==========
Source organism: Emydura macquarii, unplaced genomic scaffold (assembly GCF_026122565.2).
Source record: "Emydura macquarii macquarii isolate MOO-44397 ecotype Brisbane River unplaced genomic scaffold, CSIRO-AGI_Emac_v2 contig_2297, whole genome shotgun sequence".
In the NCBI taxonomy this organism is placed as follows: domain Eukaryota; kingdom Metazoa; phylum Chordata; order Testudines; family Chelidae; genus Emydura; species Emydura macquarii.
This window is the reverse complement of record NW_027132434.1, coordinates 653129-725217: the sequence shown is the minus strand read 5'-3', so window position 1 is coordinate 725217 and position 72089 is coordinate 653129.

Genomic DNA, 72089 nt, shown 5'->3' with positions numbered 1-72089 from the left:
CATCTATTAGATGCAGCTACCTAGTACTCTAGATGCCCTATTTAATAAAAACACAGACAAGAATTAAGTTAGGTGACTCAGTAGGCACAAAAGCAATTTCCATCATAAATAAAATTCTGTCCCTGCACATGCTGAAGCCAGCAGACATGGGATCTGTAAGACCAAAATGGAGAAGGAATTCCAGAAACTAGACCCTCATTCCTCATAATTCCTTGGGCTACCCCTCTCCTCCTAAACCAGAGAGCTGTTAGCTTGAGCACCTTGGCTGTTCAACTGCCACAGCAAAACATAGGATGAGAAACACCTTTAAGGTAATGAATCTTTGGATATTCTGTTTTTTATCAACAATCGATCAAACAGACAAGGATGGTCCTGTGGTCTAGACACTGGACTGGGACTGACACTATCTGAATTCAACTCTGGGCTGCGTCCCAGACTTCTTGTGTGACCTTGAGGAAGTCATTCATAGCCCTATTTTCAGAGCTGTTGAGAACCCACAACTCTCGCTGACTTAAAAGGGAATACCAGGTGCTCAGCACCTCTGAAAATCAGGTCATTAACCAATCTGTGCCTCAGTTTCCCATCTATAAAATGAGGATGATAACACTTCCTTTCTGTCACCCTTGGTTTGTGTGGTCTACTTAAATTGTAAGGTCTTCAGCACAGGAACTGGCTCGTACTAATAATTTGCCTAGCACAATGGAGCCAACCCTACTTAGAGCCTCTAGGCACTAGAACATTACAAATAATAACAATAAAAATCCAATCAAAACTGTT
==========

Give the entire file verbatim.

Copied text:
Source organism: Emydura macquarii, unplaced genomic scaffold (assembly GCF_026122565.2).
Source record: "Emydura macquarii macquarii isolate MOO-44397 ecotype Brisbane River unplaced genomic scaffold, CSIRO-AGI_Emac_v2 contig_2297, whole genome shotgun sequence".
In the NCBI taxonomy this organism is placed as follows: domain Eukaryota; kingdom Metazoa; phylum Chordata; order Testudines; family Chelidae; genus Emydura; species Emydura macquarii.
This window is the reverse complement of record NW_027132434.1, coordinates 653129-725217: the sequence shown is the minus strand read 5'-3', so window position 1 is coordinate 725217 and position 72089 is coordinate 653129.

Genomic DNA, 72089 nt, shown 5'->3' with positions numbered 1-72089 from the left:
CATCTATTAGATGCAGCTACCTAGTACTCTAGATGCCCTATTTAATAAAAACACAGACAAGAATTAAGTTAGGTGACTCAGTAGGCACAAAAGCAATTTCCATCATAAATAAAATTCTGTCCCTGCACATGCTGAAGCCAGCAGACATGGGATCTGTAAGACCAAAATGGAGAAGGAATTCCAGAAACTAGACCCTCATTCCTCATAATTCCTTGGGCTACCCCTCTCCTCCTAAACCAGAGAGCTGTTAGCTTGAGCACCTTGGCTGTTCAACTGCCACAGCAAAACATAGGATGAGAAACACCTTTAAGGTAATGAATCTTTGGATATTCTGTTTTTTATCAACAATCGATCAAACAGACAAGGATGGTCCTGTGGTCTAGACACTGGACTGGGACTGACACTATCTGAATTCAACTCTGGGCTGCGTCCCAGACTTCTTGTGTGACCTTGAGGAAGTCATTCATAGCCCTATTTTCAGAGCTGTTGAGAACCCACAACTCTCGCTGACTTAAAAGGGAATACCAGGTGCTCAGCACCTCTGAAAATCAGGTCATTAACCAATCTGTGCCTCAGTTTCCCATCTATAAAATGAGGATGATAACACTTCCTTTCTGTCACCCTTGGTTTGTGTGGTCTACTTAAATTGTAAGGTCTTCAGCACAGGAACTGGCTCGTACTAATAATTTGCCTAGCACAATGGAGCCAACCCTACTTAGAGCCTCTAGGCACTAGAACATTACAAATAATAACAATAAAAATCCAATCAAAACTGTT